The Conversation reminds us that the liveability of our neighbourhoods has never been more important.
One of the noticeable differences in our cities right now is the reduced car traffic in typically busy neighbourhoods where more people (including children) are out on bicycles and walking. Walkable environments with paths and cycleways are providing supportive and safe spaces for both recreational physical activity and for getting to places such as local shops and supermarkets and offices without unnecessary exposure to other people.The Conversation
Health and transport professionals ask Government to stop lagging behind the rest of the world
With this context, over one hundred health and transport professionals are calling on government to stop lagging behind the rest of the world, and reallocate street space to walking and cycling, both as a response to the COVID-19 pandemic and into the future.
Doctors, public health and transport researchers call on government to enable safe walking and cycling during the COVID-19 pandemic and into the future.Public health letter – call on Government
Australian College of Road Safety call for 30 km/h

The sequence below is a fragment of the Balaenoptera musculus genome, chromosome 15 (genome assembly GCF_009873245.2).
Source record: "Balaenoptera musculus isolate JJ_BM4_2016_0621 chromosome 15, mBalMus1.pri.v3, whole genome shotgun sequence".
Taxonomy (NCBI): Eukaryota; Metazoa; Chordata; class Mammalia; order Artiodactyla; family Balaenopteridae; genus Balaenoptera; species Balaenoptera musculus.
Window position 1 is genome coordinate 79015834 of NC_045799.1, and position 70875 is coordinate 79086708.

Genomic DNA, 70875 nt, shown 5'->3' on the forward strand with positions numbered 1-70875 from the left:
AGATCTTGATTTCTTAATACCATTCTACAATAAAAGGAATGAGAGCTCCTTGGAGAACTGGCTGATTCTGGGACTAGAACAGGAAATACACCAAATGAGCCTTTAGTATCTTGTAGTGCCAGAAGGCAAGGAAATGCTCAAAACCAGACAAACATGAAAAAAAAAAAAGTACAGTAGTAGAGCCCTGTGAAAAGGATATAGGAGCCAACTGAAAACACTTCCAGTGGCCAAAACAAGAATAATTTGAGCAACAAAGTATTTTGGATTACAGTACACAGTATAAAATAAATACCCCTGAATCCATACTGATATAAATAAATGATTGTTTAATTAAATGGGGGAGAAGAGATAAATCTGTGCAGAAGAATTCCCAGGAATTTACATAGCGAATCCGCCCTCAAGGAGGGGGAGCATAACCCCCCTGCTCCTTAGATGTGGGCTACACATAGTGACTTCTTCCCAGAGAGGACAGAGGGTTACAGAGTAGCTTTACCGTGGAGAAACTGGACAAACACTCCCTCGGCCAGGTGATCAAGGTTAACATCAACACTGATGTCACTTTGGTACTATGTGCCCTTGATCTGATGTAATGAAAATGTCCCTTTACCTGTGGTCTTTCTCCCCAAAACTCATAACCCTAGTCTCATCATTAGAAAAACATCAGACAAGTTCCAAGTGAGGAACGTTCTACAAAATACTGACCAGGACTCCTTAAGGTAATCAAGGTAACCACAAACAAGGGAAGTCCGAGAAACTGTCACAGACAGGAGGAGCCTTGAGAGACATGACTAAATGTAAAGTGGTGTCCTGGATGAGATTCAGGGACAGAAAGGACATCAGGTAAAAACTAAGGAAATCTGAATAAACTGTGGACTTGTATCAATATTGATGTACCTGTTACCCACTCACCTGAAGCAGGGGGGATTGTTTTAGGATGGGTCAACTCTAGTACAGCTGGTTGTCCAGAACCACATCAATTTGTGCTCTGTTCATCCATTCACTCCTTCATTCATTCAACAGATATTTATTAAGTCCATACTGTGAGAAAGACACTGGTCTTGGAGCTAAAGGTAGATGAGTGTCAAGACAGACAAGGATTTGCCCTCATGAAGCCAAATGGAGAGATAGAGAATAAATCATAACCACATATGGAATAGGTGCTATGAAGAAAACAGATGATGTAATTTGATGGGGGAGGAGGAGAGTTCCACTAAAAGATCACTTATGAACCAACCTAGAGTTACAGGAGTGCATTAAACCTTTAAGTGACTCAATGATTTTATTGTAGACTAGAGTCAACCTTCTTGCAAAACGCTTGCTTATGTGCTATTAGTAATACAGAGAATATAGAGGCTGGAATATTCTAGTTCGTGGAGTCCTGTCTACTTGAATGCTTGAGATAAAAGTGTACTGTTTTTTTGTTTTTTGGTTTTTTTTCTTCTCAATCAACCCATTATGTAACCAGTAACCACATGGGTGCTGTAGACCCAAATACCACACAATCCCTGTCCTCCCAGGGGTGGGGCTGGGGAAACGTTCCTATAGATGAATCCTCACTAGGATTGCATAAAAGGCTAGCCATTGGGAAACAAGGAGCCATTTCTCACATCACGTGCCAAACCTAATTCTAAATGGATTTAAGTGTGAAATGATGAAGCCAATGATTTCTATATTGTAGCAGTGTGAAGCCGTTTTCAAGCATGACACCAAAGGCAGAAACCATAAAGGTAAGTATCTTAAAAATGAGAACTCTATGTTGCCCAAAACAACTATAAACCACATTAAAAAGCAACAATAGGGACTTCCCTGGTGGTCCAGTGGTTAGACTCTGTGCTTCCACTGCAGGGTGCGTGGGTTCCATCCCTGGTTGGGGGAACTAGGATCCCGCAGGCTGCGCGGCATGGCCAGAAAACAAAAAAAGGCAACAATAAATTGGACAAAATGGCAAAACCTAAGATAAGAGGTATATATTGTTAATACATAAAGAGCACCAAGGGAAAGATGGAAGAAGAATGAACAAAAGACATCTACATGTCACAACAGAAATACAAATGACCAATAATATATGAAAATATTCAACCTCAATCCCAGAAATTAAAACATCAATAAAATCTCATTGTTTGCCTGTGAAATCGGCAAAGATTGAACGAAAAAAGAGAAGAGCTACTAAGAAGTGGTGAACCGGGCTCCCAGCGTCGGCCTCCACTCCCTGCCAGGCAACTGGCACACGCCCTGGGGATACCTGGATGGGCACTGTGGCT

Aligned with this call, the Australian College of Road Safety (ACRS) has proposed for government to reduce the trauma burden on hospitals by reducing the default urban speed limit to 30 km/h. The letter relates to New South Wales but the same logic applies to Victoria.
Victoria Walks backs #spaceforhealth
Imagine a new normal where instead of streets around schools being once again choked with parked cars we instead see children who have discovered an appetite for walking and cycling feeling they can continue to do so safely as they resume their busy out-of-home schedulesVictoria Walks
New Zealand showing the way
The New Zealand Transport Agency’s Innovating Streets programme is offering NZ$7 million of funds to make it faster and easier to transition their streets to safer and more liveable spaces.
Action around the world
Many cities around the world are adjusting their streets in response to COVID-19. In the USA, the National League of Cities has an action tracker:
Advocacy groups are also collating evidence from cities:
Design guide from AU
Local company CoDesignStudio offers a free guide to Tactical Urbanism, check it out at:
Streets Alive Yarra supports the calls for:
- reduced road trauma burden on our hospitals, both during COVID-19 and after
- reallocation of street space to walking and cycling
- high speed and low cost treatments using tactical urbanism
People often need an impetus to change, and this is especially true for our transport systems. We are now getting used to new ways of getting around, based on physical distancing, walking and cycling. Government can use this as an opportunity to temporarily reallocate streets space so that large numbers of people can experience how good walking and cycling could be, if better infrastructure was offered. We expect that after COVID-19 has passed, most people would prefer to retain the space for walking and cycling, as well as for trees and place making.
Posted 23rd April 2020, updated 24th April 2020